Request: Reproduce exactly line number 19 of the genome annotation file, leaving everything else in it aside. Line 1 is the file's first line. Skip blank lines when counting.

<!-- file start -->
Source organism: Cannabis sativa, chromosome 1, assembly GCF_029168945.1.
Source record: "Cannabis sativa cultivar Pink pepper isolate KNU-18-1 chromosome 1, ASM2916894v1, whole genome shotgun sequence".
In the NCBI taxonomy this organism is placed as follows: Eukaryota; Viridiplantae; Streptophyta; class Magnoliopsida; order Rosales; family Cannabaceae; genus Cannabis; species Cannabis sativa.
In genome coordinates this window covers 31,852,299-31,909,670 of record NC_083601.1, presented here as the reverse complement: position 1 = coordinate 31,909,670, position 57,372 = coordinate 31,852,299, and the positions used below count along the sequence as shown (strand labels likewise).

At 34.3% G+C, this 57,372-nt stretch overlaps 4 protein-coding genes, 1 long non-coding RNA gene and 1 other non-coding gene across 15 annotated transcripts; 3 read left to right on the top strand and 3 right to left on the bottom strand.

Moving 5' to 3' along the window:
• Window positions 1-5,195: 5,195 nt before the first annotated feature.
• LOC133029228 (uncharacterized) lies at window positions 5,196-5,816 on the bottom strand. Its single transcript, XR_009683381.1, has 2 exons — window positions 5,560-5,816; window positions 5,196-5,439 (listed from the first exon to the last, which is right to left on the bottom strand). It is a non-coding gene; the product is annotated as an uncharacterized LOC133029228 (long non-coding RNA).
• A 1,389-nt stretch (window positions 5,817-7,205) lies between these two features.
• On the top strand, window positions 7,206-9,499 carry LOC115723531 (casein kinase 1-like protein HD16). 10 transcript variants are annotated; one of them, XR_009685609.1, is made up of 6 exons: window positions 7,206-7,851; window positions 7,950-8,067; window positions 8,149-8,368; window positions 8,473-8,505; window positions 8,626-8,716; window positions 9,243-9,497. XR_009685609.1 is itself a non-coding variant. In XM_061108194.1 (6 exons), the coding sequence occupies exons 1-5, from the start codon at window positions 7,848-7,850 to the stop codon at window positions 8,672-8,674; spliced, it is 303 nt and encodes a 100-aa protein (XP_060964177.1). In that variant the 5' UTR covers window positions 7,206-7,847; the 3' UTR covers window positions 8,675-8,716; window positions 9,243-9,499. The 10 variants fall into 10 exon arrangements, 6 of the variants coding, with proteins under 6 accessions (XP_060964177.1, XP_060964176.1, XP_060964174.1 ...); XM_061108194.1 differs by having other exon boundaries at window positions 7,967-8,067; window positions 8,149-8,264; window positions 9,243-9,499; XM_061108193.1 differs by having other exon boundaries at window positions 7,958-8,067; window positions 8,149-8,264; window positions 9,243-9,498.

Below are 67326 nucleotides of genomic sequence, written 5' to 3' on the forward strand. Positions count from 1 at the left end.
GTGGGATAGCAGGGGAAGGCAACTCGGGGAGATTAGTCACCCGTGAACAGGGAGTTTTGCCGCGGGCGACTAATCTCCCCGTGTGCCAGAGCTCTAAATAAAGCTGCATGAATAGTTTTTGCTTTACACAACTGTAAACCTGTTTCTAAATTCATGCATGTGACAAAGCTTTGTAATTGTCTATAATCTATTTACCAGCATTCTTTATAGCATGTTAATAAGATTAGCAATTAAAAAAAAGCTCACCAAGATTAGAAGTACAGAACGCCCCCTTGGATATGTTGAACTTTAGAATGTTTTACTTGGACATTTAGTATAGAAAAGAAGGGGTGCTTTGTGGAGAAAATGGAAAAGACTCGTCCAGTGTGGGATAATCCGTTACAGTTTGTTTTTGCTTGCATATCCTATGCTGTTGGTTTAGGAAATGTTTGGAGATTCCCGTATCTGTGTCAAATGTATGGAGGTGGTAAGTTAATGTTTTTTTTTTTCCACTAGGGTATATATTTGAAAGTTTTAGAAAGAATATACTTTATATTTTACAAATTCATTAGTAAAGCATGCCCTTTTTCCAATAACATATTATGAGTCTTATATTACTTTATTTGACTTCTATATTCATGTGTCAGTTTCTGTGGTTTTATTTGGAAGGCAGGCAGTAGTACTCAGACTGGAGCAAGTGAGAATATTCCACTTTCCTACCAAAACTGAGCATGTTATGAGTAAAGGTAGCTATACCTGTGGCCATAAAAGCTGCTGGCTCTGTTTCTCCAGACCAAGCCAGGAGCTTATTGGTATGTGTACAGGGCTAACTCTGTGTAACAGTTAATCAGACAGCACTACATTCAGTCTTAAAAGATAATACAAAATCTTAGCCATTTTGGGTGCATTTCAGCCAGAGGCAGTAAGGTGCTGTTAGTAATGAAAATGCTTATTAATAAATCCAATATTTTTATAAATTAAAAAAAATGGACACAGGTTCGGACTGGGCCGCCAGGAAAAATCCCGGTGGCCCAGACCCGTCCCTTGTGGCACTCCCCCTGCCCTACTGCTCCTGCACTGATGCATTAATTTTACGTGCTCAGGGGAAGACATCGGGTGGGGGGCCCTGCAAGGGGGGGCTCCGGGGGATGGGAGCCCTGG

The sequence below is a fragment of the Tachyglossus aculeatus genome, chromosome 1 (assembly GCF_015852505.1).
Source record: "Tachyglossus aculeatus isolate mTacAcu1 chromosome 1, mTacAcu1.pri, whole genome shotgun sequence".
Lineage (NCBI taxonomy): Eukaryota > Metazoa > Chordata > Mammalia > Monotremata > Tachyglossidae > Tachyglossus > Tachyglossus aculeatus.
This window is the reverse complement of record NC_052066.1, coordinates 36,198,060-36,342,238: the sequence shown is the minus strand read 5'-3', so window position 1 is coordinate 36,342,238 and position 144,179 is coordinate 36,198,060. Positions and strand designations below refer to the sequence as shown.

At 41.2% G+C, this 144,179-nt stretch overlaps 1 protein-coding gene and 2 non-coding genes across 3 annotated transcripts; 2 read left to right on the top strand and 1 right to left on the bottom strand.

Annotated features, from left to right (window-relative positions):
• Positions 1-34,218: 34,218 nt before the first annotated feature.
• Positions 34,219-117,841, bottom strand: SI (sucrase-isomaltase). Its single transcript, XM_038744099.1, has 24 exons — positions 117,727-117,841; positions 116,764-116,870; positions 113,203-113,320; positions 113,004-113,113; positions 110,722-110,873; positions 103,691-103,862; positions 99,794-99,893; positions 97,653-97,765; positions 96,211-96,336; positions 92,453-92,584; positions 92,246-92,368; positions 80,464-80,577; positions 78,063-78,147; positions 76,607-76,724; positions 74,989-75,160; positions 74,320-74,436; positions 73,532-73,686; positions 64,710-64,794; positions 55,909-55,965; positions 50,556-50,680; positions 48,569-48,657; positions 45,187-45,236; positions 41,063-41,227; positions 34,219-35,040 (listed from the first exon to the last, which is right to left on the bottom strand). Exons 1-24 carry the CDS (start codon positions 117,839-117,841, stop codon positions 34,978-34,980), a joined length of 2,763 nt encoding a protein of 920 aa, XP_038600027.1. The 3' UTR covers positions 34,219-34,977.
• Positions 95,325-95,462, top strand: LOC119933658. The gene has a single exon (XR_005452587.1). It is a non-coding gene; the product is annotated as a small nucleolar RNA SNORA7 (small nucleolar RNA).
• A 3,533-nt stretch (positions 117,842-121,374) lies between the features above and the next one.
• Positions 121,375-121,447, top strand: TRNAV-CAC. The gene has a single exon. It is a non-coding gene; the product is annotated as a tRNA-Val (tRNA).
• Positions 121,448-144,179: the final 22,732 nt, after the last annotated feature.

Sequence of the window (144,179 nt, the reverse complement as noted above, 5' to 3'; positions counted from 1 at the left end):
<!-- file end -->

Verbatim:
• Positions 1-34,218: 34,218 nt before the first annotated feature.